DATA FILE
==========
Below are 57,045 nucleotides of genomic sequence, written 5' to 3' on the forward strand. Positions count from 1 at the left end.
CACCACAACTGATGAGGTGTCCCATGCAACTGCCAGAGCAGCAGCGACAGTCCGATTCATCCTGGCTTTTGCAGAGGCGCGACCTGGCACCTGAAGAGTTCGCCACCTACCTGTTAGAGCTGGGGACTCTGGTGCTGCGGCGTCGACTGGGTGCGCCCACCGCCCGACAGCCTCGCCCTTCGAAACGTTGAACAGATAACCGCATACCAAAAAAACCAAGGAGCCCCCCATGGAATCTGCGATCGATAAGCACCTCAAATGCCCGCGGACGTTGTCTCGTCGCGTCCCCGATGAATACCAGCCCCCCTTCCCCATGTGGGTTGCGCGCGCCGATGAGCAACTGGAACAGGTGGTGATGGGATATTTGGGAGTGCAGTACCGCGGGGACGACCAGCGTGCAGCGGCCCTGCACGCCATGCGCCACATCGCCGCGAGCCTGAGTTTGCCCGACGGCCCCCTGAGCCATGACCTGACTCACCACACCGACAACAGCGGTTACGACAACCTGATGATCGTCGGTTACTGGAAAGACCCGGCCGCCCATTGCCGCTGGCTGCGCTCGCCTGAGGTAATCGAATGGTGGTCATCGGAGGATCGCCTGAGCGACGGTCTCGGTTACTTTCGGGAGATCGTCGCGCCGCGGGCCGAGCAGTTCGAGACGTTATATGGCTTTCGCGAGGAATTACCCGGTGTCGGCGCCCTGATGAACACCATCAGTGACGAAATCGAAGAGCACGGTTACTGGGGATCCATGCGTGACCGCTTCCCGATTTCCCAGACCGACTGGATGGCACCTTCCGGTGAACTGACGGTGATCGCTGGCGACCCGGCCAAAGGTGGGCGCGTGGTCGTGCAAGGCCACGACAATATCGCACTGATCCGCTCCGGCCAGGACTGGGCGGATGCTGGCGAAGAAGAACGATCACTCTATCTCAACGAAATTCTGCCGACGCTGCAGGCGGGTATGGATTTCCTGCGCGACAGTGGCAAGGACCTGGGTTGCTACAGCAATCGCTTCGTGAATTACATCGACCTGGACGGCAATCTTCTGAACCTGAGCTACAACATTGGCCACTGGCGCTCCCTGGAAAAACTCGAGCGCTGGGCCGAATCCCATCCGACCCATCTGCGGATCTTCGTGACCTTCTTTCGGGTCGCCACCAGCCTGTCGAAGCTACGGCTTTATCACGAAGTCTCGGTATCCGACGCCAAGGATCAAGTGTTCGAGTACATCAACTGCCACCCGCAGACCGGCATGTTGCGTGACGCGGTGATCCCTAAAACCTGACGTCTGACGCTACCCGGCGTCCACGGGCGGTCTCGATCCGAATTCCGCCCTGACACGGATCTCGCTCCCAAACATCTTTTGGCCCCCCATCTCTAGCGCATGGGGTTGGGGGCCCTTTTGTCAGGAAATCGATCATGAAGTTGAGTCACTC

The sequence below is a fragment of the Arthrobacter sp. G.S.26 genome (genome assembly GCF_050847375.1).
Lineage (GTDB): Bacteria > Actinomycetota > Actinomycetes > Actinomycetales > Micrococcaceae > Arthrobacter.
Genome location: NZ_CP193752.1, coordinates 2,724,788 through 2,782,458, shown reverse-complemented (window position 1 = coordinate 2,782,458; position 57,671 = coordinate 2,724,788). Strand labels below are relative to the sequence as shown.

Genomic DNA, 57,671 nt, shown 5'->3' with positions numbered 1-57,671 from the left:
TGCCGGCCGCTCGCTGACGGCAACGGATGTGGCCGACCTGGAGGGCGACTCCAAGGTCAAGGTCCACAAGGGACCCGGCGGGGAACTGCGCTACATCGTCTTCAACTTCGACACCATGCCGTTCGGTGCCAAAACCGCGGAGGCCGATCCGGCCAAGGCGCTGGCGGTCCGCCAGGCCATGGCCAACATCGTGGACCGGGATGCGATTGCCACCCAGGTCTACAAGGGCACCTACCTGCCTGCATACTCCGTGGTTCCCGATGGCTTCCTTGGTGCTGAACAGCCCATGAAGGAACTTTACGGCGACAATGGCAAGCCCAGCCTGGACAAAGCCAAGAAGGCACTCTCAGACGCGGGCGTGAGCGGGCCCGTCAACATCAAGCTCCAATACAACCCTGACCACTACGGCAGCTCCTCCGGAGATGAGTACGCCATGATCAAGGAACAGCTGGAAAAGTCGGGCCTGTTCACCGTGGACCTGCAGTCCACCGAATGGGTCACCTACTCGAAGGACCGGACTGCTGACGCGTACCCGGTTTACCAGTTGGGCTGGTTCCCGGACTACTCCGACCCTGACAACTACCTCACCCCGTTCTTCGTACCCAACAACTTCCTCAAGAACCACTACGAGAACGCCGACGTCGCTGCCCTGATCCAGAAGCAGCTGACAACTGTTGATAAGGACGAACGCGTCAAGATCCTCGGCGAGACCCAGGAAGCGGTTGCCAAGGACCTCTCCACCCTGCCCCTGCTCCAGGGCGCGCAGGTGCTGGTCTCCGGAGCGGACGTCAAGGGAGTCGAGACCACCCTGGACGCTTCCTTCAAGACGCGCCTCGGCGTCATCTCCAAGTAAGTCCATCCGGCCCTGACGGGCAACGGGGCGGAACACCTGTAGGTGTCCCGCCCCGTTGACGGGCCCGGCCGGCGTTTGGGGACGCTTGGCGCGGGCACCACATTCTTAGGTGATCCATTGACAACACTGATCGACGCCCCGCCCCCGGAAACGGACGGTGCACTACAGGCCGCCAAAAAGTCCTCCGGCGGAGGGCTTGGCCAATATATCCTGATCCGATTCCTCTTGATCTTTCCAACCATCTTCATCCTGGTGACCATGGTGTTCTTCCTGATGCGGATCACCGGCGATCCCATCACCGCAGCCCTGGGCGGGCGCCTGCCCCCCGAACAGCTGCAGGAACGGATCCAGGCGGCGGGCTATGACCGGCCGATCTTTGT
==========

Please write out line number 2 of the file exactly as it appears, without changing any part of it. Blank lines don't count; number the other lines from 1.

CACCACAACTGATGAGGTGTCCCATGCAACTGCCAGAGCAGCAGCGACAGTCCGATTCATCCTGGCTTTTGCAGAGGCGCGACCTGGCACCTGAAGAGTTCGCCACCTACCTGTTAGAGCTGGGGACTCTGGTGCTGCGGCGTCGACTGGGTGCGCCCACCGCCCGACAGCCTCGCCCTTCGAAACGTTGAACAGATAACCGCATACCAAAAAAACCAAGGAGCCCCCCATGGAATCTGCGATCGATAAGCACCTCAAATGCCCGCGGACGTTGTCTCGTCGCGTCCCCGATGAATACCAGCCCCCCTTCCCCATGTGGGTTGCGCGCGCCGATGAGCAACTGGAACAGGTGGTGATGGGATATTTGGGAGTGCAGTACCGCGGGGACGACCAGCGTGCAGCGGCCCTGCACGCCATGCGCCACATCGCCGCGAGCCTGAGTTTGCCCGACGGCCCCCTGAGCCATGACCTGACTCACCACACCGACAACAGCGGTTACGACAACCTGATGATCGTCGGTTACTGGAAAGACCCGGCCGCCCATTGCCGCTGGCTGCGCTCGCCTGAGGTAATCGAATGGTGGTCATCGGAGGATCGCCTGAGCGACGGTCTCGGTTACTTTCGGGAGATCGTCGCGCCGCGGGCCGAGCAGTTCGAGACGTTATATGGCTTTCGCGAGGAATTACCCGGTGTCGGCGCCCTGATGAACACCATCAGTGACGAAATCGAAGAGCACGGTTACTGGGGATCCATGCGTGACCGCTTCCCGATTTCCCAGACCGACTGGATGGCACCTTCCGGTGAACTGACGGTGATCGCTGGCGACCCGGCCAAAGGTGGGCGCGTGGTCGTGCAAGGCCACGACAATATCGCACTGATCCGCTCCGGCCAGGACTGGGCGGATGCTGGCGAAGAAGAACGATCACTCTATCTCAACGAAATTCTGCCGACGCTGCAGGCGGGTATGGATTTCCTGCGCGACAGTGGCAAGGACCTGGGTTGCTACAGCAATCGCTTCGTGAATTACATCGACCTGGACGGCAATCTTCTGAACCTGAGCTACAACATTGGCCACTGGCGCTCCCTGGAAAAACTCGAGCGCTGGGCCGAATCCCATCCGACCCATCTGCGGATCTTCGTGACCTTCTTTCGGGTCGCCACCAGCCTGTCGAAGCTACGGCTTTATCACGAAGTCTCGGTATCCGACGCCAAGGATCAAGTGTTCGAGTACATCAACTGCCACCCGCAGACCGGCATGTTGCGTGACGCGGTGATCCCTAAAACCTGACGTCTGACGCTACCCGGCGTCCACGGGCGGTCTCGATCCGAATTCCGCCCTGACACGGATCTCGCTCCCAAACATCTTTTGGCCCCCCATCTCTAGCGCATGGGGTTGGGGGCCCTTTTGTCAGGAAATCGATCATGAAGTTGAGTCACTC